absolutely considering running for govern governor, as well as giving other options some consideration. i'll be focused on that the next week to 10 days or so and really come up with a decision that answers my basic question which is where do i believe-- and hopefully later the voters will agree with me-- where can i make the biggest difference for the city i love and the nation i pledged my life to. >> schieffer: when do you think you will make a final decision? >> it has to be in the next few weeks. especially in new jersey, there are a lot of very good candidates for governor in new jersey on the democratic side and i have to give my party and be a part of my party's push forward, whether me as a candidate or supporting other candidates for that office. >> schieffer: if you decide not to run for governor, is there any chance you might run for another office, say senate, for example? >> yeah, i'm actually, look at that a lot as well, and trying to get back. life, ultimately, is not about a position. it's about a purpose. and my purpose they try to focus on every single day is how can i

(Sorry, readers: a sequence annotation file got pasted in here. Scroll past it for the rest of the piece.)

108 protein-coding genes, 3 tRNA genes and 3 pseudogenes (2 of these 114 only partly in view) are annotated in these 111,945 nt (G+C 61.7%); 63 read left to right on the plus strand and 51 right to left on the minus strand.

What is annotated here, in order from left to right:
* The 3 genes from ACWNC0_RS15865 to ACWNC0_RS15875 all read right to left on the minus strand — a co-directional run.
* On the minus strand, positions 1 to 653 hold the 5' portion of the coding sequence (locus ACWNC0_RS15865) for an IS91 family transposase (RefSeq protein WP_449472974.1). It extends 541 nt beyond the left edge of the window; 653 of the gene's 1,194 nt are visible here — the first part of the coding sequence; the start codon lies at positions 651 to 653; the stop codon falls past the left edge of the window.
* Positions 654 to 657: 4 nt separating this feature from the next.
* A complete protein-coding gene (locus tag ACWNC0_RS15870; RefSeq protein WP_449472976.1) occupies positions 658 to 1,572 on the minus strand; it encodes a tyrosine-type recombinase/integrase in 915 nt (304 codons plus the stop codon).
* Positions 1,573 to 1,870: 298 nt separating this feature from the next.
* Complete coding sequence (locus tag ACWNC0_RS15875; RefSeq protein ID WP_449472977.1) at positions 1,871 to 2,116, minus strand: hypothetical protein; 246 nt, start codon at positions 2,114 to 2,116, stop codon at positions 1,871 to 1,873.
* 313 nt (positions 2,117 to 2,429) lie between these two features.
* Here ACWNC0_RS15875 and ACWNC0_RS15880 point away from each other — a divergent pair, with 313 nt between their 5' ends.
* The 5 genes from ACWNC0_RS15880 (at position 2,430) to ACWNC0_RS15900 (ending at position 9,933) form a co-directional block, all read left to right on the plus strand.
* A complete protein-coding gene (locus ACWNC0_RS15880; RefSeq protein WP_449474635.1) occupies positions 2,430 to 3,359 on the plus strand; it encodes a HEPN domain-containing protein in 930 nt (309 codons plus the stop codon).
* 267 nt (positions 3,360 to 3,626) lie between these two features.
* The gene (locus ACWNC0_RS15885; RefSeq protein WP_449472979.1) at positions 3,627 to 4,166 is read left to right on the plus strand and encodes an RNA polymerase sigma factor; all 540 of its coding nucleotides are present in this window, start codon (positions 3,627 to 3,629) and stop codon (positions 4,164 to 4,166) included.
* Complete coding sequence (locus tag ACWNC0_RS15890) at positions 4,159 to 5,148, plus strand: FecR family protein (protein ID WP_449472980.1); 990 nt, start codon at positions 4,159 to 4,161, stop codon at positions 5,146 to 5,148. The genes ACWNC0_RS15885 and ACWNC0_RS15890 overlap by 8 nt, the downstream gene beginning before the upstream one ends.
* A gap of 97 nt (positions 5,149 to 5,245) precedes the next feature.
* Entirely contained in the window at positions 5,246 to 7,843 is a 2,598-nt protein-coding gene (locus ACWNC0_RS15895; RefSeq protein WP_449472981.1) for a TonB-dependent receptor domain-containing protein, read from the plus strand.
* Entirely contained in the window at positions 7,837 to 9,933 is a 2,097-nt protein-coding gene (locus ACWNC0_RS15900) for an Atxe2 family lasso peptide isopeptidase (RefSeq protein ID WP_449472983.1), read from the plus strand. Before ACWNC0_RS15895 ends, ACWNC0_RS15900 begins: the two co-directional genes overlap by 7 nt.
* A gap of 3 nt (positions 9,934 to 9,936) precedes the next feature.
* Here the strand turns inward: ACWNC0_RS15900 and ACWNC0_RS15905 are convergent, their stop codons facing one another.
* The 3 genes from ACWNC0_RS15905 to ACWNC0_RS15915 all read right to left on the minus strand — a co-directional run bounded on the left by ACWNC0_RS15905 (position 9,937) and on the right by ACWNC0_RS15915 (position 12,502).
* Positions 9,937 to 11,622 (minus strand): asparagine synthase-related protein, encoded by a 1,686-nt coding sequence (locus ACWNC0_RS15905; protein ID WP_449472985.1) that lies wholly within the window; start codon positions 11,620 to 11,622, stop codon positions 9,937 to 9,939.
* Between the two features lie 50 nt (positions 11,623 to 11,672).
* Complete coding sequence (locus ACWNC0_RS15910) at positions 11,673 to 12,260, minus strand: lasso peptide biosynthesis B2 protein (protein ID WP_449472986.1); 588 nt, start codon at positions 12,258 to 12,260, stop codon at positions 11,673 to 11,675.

the size of government. and i welcome that. he's choosing to do it outside now rather than inside the senate but he's had a huge, positive influence on the senate and we're going to continue to see that for years to come. >> senator, this may seem like a simple question, but i wonder, and a lot of people do is the senate from your perspective, is the senate a difficult place to be if you are someone who comes from executive background or someone committed to getting things done? is it a frustrating place to exist, day in and day out? >> i would say to you, i saw the article that you wrote earlier today, governors do -- who are used to having their own planes and flying around their states and controlling their own schedules do find it more challenging in the senate. i came from the state senate in wyoming. i enjoyed the opportunity to work with people on both side of the aisle to discuss the issues and continue to try to move proposals forward that i believe in about. i believe this is a place where you can make an effective difference in the direction of the country. >> now, let'